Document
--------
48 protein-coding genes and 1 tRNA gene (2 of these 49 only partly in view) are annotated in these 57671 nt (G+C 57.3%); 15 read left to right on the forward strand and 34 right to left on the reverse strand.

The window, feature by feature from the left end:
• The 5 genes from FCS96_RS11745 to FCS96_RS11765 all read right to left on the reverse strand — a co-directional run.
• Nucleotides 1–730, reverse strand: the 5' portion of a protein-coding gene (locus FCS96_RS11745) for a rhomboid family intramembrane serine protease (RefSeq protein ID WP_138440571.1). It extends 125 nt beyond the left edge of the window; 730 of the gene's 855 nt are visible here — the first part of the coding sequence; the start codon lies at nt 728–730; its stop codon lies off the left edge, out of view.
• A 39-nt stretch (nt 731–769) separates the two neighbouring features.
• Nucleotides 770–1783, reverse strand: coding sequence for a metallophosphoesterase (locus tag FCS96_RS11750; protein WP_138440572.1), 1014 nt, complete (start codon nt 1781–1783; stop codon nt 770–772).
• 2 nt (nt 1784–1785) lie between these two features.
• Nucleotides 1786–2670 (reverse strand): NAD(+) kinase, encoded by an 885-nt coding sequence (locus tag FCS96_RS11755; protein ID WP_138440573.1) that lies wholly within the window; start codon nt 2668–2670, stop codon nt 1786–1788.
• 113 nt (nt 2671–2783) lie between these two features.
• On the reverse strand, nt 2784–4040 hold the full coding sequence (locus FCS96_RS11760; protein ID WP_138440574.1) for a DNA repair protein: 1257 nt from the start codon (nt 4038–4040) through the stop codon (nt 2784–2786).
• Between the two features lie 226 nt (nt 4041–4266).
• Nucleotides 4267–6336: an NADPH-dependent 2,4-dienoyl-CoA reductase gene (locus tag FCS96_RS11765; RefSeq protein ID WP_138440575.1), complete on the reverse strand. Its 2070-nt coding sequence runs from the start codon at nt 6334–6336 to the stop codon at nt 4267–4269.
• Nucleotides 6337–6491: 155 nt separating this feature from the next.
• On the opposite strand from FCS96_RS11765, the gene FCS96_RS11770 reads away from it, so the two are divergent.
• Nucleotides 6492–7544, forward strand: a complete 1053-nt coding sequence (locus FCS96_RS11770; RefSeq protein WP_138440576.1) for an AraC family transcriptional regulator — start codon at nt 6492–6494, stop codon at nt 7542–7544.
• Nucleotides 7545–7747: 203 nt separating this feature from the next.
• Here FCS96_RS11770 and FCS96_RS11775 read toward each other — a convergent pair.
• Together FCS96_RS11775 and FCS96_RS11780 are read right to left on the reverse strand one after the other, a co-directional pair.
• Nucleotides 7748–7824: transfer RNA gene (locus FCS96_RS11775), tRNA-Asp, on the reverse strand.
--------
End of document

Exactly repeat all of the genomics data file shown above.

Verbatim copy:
48 protein-coding genes and 1 tRNA gene (2 of these 49 only partly in view) are annotated in these 57671 nt (G+C 57.3%); 15 read left to right on the forward strand and 34 right to left on the reverse strand.

The window, feature by feature from the left end:
• The 5 genes from FCS96_RS11745 to FCS96_RS11765 all read right to left on the reverse strand — a co-directional run.
• Nucleotides 1–730, reverse strand: the 5' portion of a protein-coding gene (locus FCS96_RS11745) for a rhomboid family intramembrane serine protease (RefSeq protein ID WP_138440571.1). It extends 125 nt beyond the left edge of the window; 730 of the gene's 855 nt are visible here — the first part of the coding sequence; the start codon lies at nt 728–730; its stop codon lies off the left edge, out of view.
• A 39-nt stretch (nt 731–769) separates the two neighbouring features.
• Nucleotides 770–1783, reverse strand: coding sequence for a metallophosphoesterase (locus tag FCS96_RS11750; protein WP_138440572.1), 1014 nt, complete (start codon nt 1781–1783; stop codon nt 770–772).
• 2 nt (nt 1784–1785) lie between these two features.
• Nucleotides 1786–2670 (reverse strand): NAD(+) kinase, encoded by an 885-nt coding sequence (locus tag FCS96_RS11755; protein ID WP_138440573.1) that lies wholly within the window; start codon nt 2668–2670, stop codon nt 1786–1788.
• 113 nt (nt 2671–2783) lie between these two features.
• On the reverse strand, nt 2784–4040 hold the full coding sequence (locus FCS96_RS11760; protein ID WP_138440574.1) for a DNA repair protein: 1257 nt from the start codon (nt 4038–4040) through the stop codon (nt 2784–2786).
• Between the two features lie 226 nt (nt 4041–4266).
• Nucleotides 4267–6336: an NADPH-dependent 2,4-dienoyl-CoA reductase gene (locus tag FCS96_RS11765; RefSeq protein ID WP_138440575.1), complete on the reverse strand. Its 2070-nt coding sequence runs from the start codon at nt 6334–6336 to the stop codon at nt 4267–4269.
• Nucleotides 6337–6491: 155 nt separating this feature from the next.
• On the opposite strand from FCS96_RS11765, the gene FCS96_RS11770 reads away from it, so the two are divergent.
• Nucleotides 6492–7544, forward strand: a complete 1053-nt coding sequence (locus FCS96_RS11770; RefSeq protein WP_138440576.1) for an AraC family transcriptional regulator — start codon at nt 6492–6494, stop codon at nt 7542–7544.
• Nucleotides 7545–7747: 203 nt separating this feature from the next.
• Here FCS96_RS11770 and FCS96_RS11775 read toward each other — a convergent pair.
• Together FCS96_RS11775 and FCS96_RS11780 are read right to left on the reverse strand one after the other, a co-directional pair.
• Nucleotides 7748–7824: transfer RNA gene (locus FCS96_RS11775), tRNA-Asp, on the reverse strand.